5 things you may have missed from Italy vs Spain including impressive Pedri stat

Italy beat Spain on penalties to earn a place in the Euro 2020 final against either England or Denmark.

Robert Mancini's side will play the winners of Wednesday's second semi-final after a thrilling last-four clash was decided by spot-kicks.

Spain dominated much of the Wembley clash, but failed to make the most of their early superiority with Mikel Oryarzabal and Ferran Torres among those to miss first-half chances.

Italy turned the game on its head on the hour mark as Chiesa finished off a quick counter-attack that had been started by his keeper Gianluigi Donnarumma at the other end.

Spain were level with 10 minutes to go when sub Alvaro Morata drove at Giorgio Chiellini before sending Donnarumma the wrong way – but the Azzurri were to ultimately prevail in the shootout.

Here are five things you may have missed from Tuesday's game.

Oyarzabal's misses

Making his first start of the tournament, Mikel Oyarzabal missed a golden chance to fire Spain ahead in the opening minutes.

As Spain passed the ball around at will in the early stages, incisive balls from Busquets and Pedri found Oyarzabal in space, having run clear of the Italy defence.

But with the goal seemingly at his mercy, the winger somehow left the ball behind him as he failed to make the early chance count.

To make matters worse, replays clearly showed he was clearly he was onside when he made his darting run into the box.

Moments later, Ferran Torres fired just wide after a sublime scoop that will no doubt feature on his skills reel.

But worse was to come from Oyarzabal, as towards the end of the first half he was found in acres of space on the edge of Italy's box before blasting into the top corner – of the Wembley stand.

He was also to miss a header in the second half when Spain were chasing the game.

One for the skills reel for Torres

Shortly after Oyarzabal embarrassed himself with that early chance, Ferran Torres carved himself one with a sublime piece of skill.

Pouncing to intercept an under-hit pass from Nicolò Barella, the Man City advanced on Italy's box, shimmying past Jorginho with a lovely scooped flick ball before firing wide.

His fancy footwork was certainly one for the skills reel – although the shot afterwards won't make the cut.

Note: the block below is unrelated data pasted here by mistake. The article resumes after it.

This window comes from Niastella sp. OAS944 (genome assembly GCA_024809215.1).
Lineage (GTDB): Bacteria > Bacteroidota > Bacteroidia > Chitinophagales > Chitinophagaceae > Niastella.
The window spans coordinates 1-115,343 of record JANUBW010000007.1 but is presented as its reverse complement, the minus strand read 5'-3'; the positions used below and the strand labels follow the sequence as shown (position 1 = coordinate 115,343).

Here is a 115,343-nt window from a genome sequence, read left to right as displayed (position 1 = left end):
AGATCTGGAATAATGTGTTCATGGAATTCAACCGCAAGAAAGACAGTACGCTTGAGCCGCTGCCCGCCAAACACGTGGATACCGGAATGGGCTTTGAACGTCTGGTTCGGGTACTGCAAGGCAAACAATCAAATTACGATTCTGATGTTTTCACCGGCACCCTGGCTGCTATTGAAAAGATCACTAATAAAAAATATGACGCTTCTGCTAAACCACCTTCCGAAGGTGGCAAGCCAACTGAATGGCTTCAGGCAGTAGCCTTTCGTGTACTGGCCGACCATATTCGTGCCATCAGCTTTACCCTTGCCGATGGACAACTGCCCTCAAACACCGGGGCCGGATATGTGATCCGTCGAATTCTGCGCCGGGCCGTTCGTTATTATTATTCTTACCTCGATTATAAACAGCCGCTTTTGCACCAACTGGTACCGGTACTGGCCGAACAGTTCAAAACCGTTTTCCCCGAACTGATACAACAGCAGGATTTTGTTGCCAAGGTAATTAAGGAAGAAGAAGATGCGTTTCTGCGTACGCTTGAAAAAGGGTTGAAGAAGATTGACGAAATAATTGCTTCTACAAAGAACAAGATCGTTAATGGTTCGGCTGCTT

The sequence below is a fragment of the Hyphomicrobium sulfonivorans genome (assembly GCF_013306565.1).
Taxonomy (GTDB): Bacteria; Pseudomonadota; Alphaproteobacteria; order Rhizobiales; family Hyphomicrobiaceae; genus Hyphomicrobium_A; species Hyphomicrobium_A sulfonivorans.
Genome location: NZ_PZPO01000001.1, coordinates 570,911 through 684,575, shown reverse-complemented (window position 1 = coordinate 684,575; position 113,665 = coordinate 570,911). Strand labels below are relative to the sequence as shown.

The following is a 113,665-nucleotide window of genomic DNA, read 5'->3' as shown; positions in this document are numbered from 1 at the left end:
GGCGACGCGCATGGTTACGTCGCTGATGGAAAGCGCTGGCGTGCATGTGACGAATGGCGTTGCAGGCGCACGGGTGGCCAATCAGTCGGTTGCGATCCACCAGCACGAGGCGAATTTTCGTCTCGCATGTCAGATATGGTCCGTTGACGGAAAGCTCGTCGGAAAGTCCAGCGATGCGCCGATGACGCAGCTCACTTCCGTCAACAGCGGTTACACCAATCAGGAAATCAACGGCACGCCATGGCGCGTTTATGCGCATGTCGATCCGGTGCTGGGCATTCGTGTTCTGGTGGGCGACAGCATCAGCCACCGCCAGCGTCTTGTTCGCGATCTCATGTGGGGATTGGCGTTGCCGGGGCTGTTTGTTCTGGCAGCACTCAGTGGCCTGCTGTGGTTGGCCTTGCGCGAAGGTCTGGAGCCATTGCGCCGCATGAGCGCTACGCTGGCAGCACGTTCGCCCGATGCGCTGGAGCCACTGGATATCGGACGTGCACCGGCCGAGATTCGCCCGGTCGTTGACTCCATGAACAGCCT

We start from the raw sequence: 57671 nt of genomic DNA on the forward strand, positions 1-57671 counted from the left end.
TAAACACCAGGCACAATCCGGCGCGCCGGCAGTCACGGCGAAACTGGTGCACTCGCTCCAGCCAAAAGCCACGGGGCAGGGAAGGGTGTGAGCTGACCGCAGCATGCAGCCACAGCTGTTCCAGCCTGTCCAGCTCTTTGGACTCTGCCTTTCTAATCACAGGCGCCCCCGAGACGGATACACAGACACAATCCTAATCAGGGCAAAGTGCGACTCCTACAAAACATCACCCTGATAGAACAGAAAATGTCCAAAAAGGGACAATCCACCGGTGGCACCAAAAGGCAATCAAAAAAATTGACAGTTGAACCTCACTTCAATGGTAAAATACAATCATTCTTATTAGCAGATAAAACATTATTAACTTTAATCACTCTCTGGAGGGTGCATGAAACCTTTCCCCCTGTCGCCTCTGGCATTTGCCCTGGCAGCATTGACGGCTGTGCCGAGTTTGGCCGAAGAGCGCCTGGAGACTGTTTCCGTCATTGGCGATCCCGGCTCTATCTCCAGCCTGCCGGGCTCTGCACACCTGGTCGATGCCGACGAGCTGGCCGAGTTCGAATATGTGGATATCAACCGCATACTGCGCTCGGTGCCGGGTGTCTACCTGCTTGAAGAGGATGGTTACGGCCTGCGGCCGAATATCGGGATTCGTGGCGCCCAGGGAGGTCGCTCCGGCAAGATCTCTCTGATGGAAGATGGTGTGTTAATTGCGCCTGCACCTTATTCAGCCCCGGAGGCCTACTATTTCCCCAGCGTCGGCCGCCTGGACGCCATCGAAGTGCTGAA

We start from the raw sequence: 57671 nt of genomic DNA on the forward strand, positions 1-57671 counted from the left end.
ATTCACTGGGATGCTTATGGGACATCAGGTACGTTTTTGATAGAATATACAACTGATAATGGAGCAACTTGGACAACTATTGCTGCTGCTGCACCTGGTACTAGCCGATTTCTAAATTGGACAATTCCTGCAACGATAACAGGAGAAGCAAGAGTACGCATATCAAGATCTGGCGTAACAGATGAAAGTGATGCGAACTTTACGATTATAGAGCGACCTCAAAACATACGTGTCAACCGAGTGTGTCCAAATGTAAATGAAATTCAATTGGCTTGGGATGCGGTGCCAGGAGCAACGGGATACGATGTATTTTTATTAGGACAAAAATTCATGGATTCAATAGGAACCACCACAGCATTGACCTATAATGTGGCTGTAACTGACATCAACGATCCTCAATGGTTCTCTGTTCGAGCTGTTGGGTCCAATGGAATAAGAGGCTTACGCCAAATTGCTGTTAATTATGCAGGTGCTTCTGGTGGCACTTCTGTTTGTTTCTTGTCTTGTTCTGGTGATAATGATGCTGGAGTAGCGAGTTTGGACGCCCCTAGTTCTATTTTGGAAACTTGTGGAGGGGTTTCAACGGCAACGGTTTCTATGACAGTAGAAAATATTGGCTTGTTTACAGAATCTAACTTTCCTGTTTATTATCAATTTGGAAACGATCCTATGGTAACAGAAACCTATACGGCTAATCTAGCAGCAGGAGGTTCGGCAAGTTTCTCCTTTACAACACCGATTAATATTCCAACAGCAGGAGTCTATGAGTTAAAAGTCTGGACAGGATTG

Pedri's impressive stat

Torres wasn't the only one with his tekkers on display at Wembley.

Aged just 18, Pedri impressed with a composed performance in midfield that was way beyond his years.

He showed off some audacious flicks and tricks as he gave the likes of Jorginho and Nicolo Barella the runaround in midfield.

And he completed the 90 minutes of normal time without missing a single pass – with all 55 of his attempts finding their intended targets.

Impressive stuff from the teenager.

Laporte everywhere

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After a good opening spell from Spain in the first half, Italy started to open up Spain more often on the counter-attack.

And Aymeric Laporte had a few first-half minutes when his kept his side level.

First he slid in on Federico Chiesa on the left touchline to stop the Italy winger running in on goal, then moments later he was on the opposite touchline to snuff out another Azzurri attack for a throw-in.

What seemed like seconds later he was in the box to hook away a long ball under pressure from Ciro Immobile, when the Italy striker would otherwise have been through on goal.

Laporte still wasn't done, heading away the ball from the resultant throw-in – and there was more last-gasp defending to come from the Man City man as Italy threatened in extra time.

Donnarumma's charge

After gathering the ball following a period of sustained pressure, Gianluigi Donnarumma launched a devastating counter-attack that ended with Chiesa's goal for Italy.

The Azzurri keeper charged forward before rolling out the ball, with Marco Veratti playing a ball into the box that was cut out by Laporte before Chiesa pounced with a great strike.

When Donnarumma started the move, he initially kept on running after releasing the ball outside his box, getting a good few yards in before realising he'd better stop – almost looking as if he was about to join the attack.

You've got to love his enthusiasm.

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